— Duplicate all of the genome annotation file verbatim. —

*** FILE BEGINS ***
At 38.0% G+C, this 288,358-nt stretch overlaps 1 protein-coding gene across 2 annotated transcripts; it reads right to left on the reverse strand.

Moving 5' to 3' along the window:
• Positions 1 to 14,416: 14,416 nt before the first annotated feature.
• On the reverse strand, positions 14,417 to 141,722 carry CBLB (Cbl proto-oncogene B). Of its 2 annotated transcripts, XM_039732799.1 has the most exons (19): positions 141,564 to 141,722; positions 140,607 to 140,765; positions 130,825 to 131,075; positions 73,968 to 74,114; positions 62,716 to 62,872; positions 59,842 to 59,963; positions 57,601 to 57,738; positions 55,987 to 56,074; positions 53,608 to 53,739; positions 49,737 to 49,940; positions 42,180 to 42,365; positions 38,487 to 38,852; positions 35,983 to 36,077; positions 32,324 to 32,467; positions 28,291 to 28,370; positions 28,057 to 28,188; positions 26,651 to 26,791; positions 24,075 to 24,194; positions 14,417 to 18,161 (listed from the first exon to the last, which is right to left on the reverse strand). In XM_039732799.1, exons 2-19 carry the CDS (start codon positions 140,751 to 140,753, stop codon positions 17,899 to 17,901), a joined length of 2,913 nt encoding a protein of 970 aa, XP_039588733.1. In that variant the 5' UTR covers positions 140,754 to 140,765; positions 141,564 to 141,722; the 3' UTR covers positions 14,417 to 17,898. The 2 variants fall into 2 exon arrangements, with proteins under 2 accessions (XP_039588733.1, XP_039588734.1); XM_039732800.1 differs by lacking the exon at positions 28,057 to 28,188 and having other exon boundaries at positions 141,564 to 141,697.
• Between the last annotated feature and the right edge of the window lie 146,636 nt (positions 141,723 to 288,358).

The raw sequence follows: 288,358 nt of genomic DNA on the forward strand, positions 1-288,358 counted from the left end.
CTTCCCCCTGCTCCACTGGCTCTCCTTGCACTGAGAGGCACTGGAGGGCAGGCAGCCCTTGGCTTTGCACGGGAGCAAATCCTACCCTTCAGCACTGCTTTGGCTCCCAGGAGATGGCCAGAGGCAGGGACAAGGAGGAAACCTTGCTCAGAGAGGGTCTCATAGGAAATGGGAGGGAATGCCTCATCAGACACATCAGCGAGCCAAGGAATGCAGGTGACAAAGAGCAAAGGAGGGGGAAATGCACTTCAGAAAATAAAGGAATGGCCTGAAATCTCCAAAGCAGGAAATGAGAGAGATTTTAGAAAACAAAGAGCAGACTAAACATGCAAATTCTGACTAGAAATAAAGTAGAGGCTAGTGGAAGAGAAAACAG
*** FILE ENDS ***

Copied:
At 38.0% G+C, this 288,358-nt stretch overlaps 1 protein-coding gene across 2 annotated transcripts; it reads right to left on the reverse strand.

Moving 5' to 3' along the window:
• Positions 1 to 14,416: 14,416 nt before the first annotated feature.
• On the reverse strand, positions 14,417 to 141,722 carry CBLB (Cbl proto-oncogene B). Of its 2 annotated transcripts, XM_039732799.1 has the most exons (19): positions 141,564 to 141,722; positions 140,607 to 140,765; positions 130,825 to 131,075; positions 73,968 to 74,114; positions 62,716 to 62,872; positions 59,842 to 59,963; positions 57,601 to 57,738; positions 55,987 to 56,074; positions 53,608 to 53,739; positions 49,737 to 49,940; positions 42,180 to 42,365; positions 38,487 to 38,852; positions 35,983 to 36,077; positions 32,324 to 32,467; positions 28,291 to 28,370; positions 28,057 to 28,188; positions 26,651 to 26,791; positions 24,075 to 24,194; positions 14,417 to 18,161 (listed from the first exon to the last, which is right to left on the reverse strand). In XM_039732799.1, exons 2-19 carry the CDS (start codon positions 140,751 to 140,753, stop codon positions 17,899 to 17,901), a joined length of 2,913 nt encoding a protein of 970 aa, XP_039588733.1. In that variant the 5' UTR covers positions 140,754 to 140,765; positions 141,564 to 141,722; the 3' UTR covers positions 14,417 to 17,898. The 2 variants fall into 2 exon arrangements, with proteins under 2 accessions (XP_039588733.1, XP_039588734.1); XM_039732800.1 differs by lacking the exon at positions 28,057 to 28,188 and having other exon boundaries at positions 141,564 to 141,697.
• Between the last annotated feature and the right edge of the window lie 146,636 nt (positions 141,723 to 288,358).

The raw sequence follows: 288,358 nt of genomic DNA on the forward strand, positions 1-288,358 counted from the left end.
CTTCCCCCTGCTCCACTGGCTCTCCTTGCACTGAGAGGCACTGGAGGGCAGGCAGCCCTTGGCTTTGCACGGGAGCAAATCCTACCCTTCAGCACTGCTTTGGCTCCCAGGAGATGGCCAGAGGCAGGGACAAGGAGGAAACCTTGCTCAGAGAGGGTCTCATAGGAAATGGGAGGGAATGCCTCATCAGACACATCAGCGAGCCAAGGAATGCAGGTGACAAAGAGCAAAGGAGGGGGAAATGCACTTCAGAAAATAAAGGAATGGCCTGAAATCTCCAAAGCAGGAAATGAGAGAGATTTTAGAAAACAAAGAGCAGACTAAACATGCAAATTCTGACTAGAAATAAAGTAGAGGCTAGTGGAAGAGAAAACAG